William Scollay kept a journal while travelling and studying in India from14 November 1811 to 28 October 1812. The journal includes descriptions of his stay in Calcutta, impressions of the landscape, and most interestingly, Hindi classes taken at the College of Fort William. Scollay fills the pages of the travel journal with vocabulary lessons.

The Log of the Bark Hannah Sprague kept by Horatio Stockton Rotch in 1845 is one of the many ships logs in the collections of the MHS.  The log was kept on a trading voyage from Boston to Madras and Calcutta, India. Entries record longitude and latitude, course, winds, and distance traveled and narratives kept at Madras and Calcutta.


Letters from India

A selection of 19th-century letters focused on social justice and the link between Indian and Boston reformers were on display. Raja RomMohan Roy, known as the “Father of the Indian Renaissance,” wrote to William Ward, Jr. of Medford on 5 February 1824. Roy was a social reformer who criticized the Caste System, polygamy, and the treatment of widows. He also advocated for women’s right to inherit property.

In a 24 September 1887 letter to Mrs. Andrews, Pandita Ramabai indicates that she will stop in Boston on route to Manchester NH, as part of a national tour. A group of Bostonians formed the American Ramabai Association, to support the work of Pundita Ramabai as she tried to create a home and school for child widows in India.

In a letter by K. L. Nulkar to the American Ramabai Association in Boston, he advocates for the rights of the child widows in the care of the home to practice their own religion, and he reminds the American benefactors that these schools are secular. Photographs of K. L. Nulkar and his wife and child were displayed alongside the letter.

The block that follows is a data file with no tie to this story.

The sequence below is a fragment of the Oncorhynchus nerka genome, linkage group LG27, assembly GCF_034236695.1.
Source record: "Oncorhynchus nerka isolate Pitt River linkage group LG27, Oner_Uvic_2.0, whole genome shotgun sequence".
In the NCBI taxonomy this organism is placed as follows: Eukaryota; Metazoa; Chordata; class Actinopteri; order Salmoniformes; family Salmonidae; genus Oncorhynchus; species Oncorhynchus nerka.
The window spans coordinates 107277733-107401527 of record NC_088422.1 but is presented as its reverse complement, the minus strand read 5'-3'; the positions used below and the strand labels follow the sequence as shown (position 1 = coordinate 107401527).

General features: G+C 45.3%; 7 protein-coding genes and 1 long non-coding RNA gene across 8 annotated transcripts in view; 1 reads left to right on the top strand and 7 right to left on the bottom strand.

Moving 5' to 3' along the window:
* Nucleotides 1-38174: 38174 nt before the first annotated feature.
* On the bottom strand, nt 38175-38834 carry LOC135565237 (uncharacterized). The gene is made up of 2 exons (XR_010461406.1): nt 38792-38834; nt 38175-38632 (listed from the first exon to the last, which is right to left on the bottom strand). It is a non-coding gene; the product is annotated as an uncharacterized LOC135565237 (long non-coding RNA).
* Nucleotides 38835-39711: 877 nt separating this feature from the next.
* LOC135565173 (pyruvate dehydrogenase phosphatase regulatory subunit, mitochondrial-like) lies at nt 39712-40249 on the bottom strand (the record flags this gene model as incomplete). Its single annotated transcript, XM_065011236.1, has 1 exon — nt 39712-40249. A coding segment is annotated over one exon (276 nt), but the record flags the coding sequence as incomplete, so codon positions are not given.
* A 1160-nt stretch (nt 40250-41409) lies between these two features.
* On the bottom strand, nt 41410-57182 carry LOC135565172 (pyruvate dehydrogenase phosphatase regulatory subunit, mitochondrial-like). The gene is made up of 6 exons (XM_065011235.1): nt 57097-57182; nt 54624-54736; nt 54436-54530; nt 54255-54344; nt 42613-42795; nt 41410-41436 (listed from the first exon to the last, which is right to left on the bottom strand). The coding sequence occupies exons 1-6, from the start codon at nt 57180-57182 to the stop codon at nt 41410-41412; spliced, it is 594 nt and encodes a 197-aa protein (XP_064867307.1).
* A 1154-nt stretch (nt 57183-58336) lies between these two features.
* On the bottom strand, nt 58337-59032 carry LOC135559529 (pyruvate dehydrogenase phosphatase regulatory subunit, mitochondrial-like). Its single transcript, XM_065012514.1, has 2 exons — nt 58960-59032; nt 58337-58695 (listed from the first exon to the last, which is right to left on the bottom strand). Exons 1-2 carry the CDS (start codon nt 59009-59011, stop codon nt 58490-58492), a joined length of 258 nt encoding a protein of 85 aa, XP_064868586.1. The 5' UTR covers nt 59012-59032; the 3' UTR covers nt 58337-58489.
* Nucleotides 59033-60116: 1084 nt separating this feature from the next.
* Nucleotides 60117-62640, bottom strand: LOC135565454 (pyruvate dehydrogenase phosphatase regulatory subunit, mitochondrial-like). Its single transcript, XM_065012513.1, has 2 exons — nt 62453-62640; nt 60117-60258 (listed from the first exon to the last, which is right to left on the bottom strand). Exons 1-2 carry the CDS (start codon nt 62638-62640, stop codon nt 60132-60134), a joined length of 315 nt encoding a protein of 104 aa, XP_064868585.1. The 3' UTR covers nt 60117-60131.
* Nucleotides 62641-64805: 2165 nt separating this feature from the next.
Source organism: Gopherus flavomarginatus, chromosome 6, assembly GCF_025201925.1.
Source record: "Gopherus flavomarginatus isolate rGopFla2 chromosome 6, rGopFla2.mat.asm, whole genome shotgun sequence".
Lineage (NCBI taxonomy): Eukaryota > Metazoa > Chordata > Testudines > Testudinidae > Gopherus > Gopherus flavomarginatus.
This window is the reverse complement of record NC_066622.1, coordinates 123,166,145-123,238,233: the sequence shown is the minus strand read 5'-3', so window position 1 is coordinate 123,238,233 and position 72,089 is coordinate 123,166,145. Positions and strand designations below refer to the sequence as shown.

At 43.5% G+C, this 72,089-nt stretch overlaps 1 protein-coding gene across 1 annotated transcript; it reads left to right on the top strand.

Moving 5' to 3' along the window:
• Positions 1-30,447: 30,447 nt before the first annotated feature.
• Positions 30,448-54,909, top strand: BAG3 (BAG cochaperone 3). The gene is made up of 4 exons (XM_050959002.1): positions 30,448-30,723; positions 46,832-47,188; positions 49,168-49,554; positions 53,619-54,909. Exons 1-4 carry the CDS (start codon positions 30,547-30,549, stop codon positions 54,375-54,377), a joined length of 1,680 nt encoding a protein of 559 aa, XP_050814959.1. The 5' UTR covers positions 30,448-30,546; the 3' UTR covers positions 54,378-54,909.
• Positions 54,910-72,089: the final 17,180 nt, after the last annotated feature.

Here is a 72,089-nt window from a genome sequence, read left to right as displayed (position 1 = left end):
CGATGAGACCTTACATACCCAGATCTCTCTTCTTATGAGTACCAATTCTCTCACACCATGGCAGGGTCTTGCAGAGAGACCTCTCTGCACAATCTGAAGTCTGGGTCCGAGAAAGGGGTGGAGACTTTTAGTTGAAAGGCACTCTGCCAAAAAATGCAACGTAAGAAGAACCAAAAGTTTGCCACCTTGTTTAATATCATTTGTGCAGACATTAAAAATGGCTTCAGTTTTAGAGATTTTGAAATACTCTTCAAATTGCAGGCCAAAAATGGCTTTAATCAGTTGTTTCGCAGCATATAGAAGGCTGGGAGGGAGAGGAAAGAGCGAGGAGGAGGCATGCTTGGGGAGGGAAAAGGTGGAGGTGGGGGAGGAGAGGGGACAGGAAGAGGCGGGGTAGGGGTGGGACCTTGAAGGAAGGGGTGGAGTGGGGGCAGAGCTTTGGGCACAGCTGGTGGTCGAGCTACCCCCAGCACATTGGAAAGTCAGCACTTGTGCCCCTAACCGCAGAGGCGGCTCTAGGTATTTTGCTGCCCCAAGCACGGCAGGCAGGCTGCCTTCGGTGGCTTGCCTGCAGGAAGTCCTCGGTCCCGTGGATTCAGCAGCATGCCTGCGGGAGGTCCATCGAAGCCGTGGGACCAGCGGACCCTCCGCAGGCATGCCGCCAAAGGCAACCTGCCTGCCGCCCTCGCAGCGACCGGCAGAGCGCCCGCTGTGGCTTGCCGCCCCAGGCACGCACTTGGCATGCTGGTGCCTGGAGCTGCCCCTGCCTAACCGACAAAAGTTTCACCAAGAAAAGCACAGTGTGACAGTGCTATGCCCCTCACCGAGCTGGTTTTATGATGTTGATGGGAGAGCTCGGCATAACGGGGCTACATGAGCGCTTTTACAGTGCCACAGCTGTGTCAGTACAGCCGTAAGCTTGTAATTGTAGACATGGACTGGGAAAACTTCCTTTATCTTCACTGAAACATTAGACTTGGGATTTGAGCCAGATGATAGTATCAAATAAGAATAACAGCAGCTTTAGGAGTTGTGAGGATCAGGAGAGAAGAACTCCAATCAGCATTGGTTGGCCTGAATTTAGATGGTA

The event concluded with a Question and Answer session, and an opportunity for visitors to take a closer look at the objects and manuscripts on display. The Massachusetts Historical Society was delighted to host this event and welcome new people.

If you are interested in learning more about items related to India in the collection, please contact the library at  library@masshist.org or you can contact Rakashi Chand directly at rchand@masshist.org.  The Massachusetts Historical Society is open to the public and welcomes you to conduct research or attend a public program, located at 1154 Boylston Street in Boston or you can find them online at www.masshist.org.


PS: We chose to use names as represented in the historical manuscripts, prints, and artifacts we had on display. As such, we began the presentation by explaining to the audience that though certain names are not accurate, they are the names used in historic texts. The title of the event was derived from historic texts and should be taken in the 19th-century historical context.